Transcript of DEMOCRACY IN ACTION Interview with Jackie
Norris, Iowa State Director of Obama for America At the Democratic
National Convention in Denver, CO, late Aug. 2008
QUESTION: Where are you in the
campaign in Iowa?
We know what worked during the Iowa caucuses, and what worked is having
a strong precinct by precinct organization and to that degree that's
what we're replicating for the general election, because we recognize
that it's not going to be the ads, it's not going to be anything but
peer-to-peer, neighbor-to-neighbor contact. So what we're
replicating is a 1,700-plus precinct organization. I feel really
good about where we are. We've got very strong infrastructure
that we can rely on. Part of this now is really just rebuilding,
reenergizing, reorganizing the existing infrastructure.
QUESTION: Can you talk about the
period between the caucuses and June, and when you started ramping up
again. Were you doing things even during that period?
One of the greatest strengthening experiences, I think, for the
campaign was to have that period of time from February to June -- the
county convention, the district convention, the state convention --
because it forced the campaign to stay connected with its
delegates. At that point, a lot of the presidential dynamics had
changed. John Edwards had made the decision to drop out, other
candidates had dropped out, so that gave us time to reach out to
all of those other delegates, court them, include them, invite
them, and I think that was a really good opportunity for us to really
unite the party. And then coming into June we had time to really
reach out to the Clinton supporters. So I feel really good about
the fact that every Democrat has been asked to be part of the Obama
campaign as we head into the Fall, which is really important. You
want a unified party.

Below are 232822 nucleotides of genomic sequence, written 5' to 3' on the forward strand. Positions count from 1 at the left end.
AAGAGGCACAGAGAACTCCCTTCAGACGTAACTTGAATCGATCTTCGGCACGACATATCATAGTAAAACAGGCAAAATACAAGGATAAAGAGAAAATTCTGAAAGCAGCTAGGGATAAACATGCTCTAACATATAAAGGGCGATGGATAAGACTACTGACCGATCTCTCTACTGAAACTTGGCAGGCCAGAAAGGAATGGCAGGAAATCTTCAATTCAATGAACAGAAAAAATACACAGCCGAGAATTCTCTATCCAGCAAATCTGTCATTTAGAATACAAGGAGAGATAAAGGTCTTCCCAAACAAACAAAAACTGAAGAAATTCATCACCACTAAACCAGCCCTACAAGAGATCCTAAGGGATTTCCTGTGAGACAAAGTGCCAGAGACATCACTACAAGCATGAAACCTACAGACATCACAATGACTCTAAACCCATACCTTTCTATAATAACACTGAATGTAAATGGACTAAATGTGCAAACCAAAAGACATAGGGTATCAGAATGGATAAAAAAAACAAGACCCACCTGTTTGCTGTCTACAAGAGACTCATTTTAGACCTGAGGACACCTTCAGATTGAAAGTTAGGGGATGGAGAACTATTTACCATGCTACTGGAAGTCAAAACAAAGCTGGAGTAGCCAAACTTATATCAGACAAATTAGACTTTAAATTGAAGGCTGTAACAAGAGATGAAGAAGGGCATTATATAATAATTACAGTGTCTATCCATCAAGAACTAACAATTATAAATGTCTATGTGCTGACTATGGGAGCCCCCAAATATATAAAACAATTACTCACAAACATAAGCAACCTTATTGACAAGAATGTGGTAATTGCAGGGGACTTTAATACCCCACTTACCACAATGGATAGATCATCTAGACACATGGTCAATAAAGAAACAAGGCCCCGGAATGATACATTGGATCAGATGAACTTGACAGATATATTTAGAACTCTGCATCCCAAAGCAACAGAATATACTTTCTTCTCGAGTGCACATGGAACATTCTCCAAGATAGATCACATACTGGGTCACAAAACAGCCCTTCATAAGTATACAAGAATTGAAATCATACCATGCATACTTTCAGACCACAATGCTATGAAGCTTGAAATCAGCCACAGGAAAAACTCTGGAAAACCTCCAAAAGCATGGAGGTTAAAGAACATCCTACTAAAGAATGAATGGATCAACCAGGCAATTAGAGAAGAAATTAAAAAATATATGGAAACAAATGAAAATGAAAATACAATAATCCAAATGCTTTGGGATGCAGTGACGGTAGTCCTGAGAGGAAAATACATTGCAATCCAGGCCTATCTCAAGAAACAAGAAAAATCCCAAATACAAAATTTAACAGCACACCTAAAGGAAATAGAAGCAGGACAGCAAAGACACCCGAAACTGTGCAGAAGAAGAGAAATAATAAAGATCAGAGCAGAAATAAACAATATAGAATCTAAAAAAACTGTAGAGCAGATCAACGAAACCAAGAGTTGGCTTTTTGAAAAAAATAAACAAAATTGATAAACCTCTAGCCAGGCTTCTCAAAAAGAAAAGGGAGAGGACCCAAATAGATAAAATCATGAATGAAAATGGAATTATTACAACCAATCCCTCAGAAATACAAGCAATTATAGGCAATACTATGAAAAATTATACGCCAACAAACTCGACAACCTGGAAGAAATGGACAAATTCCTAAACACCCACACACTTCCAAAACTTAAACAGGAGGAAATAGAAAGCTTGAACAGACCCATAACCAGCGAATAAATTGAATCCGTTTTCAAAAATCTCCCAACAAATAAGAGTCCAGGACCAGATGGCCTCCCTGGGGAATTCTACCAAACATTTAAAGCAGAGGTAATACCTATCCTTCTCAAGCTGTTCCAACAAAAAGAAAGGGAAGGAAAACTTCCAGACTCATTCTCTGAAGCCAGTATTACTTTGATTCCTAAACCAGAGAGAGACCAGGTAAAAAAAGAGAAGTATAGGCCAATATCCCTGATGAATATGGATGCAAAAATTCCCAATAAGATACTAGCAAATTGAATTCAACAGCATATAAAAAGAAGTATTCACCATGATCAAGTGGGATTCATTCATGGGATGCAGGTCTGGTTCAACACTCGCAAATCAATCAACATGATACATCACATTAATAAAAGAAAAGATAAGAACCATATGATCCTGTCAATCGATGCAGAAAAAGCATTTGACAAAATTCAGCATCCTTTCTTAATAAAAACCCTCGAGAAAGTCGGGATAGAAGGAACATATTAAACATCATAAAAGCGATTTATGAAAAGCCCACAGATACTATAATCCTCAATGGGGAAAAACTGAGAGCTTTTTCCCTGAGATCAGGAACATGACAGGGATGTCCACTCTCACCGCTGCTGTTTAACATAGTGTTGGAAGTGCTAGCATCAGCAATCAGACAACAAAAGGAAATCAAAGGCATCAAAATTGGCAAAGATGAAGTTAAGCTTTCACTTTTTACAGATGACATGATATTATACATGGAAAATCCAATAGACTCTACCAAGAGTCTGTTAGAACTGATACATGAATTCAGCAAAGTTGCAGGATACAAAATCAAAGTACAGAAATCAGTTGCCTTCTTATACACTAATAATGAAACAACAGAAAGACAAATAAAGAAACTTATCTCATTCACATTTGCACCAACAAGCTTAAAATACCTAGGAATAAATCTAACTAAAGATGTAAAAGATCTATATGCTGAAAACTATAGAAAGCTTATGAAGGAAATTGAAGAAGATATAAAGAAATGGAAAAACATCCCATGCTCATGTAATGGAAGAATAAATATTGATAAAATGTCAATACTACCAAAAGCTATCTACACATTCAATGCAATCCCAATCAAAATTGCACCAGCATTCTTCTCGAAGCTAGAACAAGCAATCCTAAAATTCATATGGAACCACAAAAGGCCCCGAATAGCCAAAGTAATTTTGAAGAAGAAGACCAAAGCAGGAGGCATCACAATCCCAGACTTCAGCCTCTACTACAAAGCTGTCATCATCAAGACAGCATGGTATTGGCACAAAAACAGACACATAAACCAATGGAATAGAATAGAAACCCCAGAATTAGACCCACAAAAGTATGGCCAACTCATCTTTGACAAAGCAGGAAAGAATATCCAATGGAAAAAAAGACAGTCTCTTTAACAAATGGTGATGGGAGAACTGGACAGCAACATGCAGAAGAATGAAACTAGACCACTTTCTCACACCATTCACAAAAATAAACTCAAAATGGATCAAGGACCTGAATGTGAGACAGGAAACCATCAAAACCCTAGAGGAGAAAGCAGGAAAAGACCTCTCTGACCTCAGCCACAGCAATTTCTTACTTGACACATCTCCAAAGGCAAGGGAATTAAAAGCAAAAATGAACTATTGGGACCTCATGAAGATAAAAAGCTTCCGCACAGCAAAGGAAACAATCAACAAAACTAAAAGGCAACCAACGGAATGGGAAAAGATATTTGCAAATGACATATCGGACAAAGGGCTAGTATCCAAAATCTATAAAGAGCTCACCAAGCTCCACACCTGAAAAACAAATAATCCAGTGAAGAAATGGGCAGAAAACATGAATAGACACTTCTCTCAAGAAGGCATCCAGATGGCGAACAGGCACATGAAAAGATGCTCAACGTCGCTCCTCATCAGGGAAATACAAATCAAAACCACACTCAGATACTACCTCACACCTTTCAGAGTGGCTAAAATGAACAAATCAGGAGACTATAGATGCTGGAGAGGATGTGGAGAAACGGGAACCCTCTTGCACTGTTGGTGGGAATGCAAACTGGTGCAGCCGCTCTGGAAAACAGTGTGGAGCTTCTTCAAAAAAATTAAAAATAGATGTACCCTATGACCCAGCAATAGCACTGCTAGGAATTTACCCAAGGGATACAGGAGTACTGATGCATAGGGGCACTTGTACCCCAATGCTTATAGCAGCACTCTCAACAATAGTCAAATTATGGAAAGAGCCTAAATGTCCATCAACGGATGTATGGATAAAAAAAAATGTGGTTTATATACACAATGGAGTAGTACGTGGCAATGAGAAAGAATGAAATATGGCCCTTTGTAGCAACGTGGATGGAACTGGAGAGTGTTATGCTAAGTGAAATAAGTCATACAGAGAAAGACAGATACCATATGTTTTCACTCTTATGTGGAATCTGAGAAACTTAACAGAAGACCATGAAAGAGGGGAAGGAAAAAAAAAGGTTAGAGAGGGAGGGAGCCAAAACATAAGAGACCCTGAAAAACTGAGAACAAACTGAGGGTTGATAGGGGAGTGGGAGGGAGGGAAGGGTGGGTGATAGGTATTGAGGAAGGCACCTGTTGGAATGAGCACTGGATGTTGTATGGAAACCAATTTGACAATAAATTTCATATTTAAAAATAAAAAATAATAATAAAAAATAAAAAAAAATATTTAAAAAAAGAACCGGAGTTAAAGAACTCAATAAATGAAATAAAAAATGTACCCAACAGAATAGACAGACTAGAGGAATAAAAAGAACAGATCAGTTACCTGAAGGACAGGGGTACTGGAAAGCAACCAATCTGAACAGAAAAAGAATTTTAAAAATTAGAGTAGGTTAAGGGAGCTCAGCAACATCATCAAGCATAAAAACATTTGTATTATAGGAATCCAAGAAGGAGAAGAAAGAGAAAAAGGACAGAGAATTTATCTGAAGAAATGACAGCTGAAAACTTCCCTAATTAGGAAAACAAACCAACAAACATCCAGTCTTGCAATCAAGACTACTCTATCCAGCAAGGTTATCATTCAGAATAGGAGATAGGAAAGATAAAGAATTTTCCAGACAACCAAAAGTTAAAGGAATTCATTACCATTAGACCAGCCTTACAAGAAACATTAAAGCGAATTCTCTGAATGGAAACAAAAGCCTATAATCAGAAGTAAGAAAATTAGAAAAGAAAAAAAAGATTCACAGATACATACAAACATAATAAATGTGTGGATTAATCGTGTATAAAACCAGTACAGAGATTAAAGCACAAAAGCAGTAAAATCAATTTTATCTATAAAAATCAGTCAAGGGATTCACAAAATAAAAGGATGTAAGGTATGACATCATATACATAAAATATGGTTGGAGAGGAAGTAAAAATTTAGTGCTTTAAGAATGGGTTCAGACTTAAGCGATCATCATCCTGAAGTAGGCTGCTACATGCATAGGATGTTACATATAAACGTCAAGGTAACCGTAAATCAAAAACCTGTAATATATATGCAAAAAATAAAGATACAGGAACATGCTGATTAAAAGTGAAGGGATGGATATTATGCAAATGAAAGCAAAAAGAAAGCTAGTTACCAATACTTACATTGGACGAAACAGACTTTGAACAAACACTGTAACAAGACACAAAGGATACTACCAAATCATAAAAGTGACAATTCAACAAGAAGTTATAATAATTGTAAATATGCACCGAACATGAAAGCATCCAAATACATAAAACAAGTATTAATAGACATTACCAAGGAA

QUESTION: So in that period from
February to June did you have staff on the ground here?
We did. It was a small staff. We really relied on our
volunteer infrastructure across the state, where we asked our county
captians to call all of the delegates and remind them about the
conventions, tell them why it was important to go. So we really
used our volunteer infrastructure. We had staff to manage it, but
we were relying a lot on the volunteers.
QUESTION: Did you have three or four
Yeah, if that. so I think it was two to three. And then we
always had people come in a couple of days before, just to help us with
the mechanics of the conventions.
QUESTION: And so when did you really
start ramping up or had you kept an office throughout?
We've actually kept an office throughout
QUESTION: The main one in Des Moines
No, we moved into a smaller space. but one of the greatest things
that happened after January, after our caucuses, people weren't
done. They knew in Iowa that they had selected Barack Obama in
Iowa but it wasn't done. So we kept infrastructure open for
them. In Iowa City, in Des Moines and in Cedar Falls so they
could come into the office and make phone calls into other
states. So a lot of this really hasn't stopped. but I would
say our general election campaign in earnest really began in June of
this year, of this summer, where we really recognized okay, where do we
want to set up offices, where do we want to put up infrastructure, and
now we're now at the point where we have over 30 offices and staff
across the state because we fundamentally believe that the way you're
going to capitalize on this organization is if you bring the campaign a
little bit closer to them.
QUESTION: Was there an issue with the
coordinated campaign and the IDP?
Iowa should be congratulated because as soon as all the presidential
candidates left in January, they turned and started focusing on how you
actually elect a president in Iowa in November. So the
traditional model that they were operating under was that it would be a
coordinated camapign which traditionally you have a pot of money,
everybody--the presidential campaign, everybody chips in--you have the